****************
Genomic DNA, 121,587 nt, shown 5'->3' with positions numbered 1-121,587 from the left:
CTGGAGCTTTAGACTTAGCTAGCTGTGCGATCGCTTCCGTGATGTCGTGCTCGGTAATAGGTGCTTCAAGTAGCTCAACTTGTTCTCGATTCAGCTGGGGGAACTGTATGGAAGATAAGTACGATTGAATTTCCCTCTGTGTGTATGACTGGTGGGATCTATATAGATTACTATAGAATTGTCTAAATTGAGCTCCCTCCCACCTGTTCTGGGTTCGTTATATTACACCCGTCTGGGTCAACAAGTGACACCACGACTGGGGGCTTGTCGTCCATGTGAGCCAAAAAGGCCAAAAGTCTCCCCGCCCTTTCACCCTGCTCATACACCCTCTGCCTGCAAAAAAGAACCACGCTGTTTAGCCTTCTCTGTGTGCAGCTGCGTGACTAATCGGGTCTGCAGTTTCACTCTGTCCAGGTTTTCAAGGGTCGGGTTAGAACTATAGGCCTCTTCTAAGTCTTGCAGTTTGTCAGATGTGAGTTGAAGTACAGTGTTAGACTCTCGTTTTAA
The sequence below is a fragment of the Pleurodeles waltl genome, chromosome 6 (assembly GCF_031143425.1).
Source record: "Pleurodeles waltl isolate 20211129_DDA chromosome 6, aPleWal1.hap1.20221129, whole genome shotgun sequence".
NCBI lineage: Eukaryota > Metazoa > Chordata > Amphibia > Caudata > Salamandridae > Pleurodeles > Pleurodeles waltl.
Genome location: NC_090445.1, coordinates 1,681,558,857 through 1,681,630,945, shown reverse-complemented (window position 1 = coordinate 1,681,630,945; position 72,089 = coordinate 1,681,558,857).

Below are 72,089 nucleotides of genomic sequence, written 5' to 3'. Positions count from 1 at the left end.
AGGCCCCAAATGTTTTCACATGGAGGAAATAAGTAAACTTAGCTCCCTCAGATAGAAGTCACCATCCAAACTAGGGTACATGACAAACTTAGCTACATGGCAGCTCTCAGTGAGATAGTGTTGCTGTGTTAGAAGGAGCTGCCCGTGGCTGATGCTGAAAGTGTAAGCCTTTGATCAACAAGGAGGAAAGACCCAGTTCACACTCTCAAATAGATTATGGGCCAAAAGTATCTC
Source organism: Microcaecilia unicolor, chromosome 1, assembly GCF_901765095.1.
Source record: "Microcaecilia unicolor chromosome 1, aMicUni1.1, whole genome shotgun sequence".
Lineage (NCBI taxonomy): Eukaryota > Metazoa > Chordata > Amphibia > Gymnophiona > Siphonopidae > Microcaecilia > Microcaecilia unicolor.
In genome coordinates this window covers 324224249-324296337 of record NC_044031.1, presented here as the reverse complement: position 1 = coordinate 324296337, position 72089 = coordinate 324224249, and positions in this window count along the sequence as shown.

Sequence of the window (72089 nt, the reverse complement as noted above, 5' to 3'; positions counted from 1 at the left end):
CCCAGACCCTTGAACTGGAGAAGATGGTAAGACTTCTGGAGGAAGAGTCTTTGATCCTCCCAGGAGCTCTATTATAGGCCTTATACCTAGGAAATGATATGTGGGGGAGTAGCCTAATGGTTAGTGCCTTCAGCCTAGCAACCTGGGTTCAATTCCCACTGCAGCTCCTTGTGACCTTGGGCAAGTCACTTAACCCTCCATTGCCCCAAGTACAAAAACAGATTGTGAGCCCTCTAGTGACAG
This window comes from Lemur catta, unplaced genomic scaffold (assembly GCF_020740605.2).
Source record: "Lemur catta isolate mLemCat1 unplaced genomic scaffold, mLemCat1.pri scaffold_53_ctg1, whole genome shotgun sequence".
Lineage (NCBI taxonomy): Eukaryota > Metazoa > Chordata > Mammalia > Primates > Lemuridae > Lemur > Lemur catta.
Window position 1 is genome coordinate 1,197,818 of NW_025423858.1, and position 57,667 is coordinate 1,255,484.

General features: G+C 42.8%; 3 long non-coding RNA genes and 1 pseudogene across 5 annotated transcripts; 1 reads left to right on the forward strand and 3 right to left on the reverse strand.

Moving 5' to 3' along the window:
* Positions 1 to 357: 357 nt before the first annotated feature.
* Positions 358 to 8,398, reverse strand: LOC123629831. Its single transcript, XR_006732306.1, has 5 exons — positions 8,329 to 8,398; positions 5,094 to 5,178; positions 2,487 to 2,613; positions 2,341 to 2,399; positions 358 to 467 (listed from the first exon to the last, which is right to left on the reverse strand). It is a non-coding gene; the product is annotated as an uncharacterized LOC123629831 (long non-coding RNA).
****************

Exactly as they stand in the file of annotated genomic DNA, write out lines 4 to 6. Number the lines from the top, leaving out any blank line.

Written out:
Source record: "Pleurodeles waltl isolate 20211129_DDA chromosome 6, aPleWal1.hap1.20221129, whole genome shotgun sequence".
NCBI lineage: Eukaryota > Metazoa > Chordata > Amphibia > Caudata > Salamandridae > Pleurodeles > Pleurodeles waltl.
Genome location: NC_090445.1, coordinates 1,681,558,857 through 1,681,630,945, shown reverse-complemented (window position 1 = coordinate 1,681,630,945; position 72,089 = coordinate 1,681,558,857).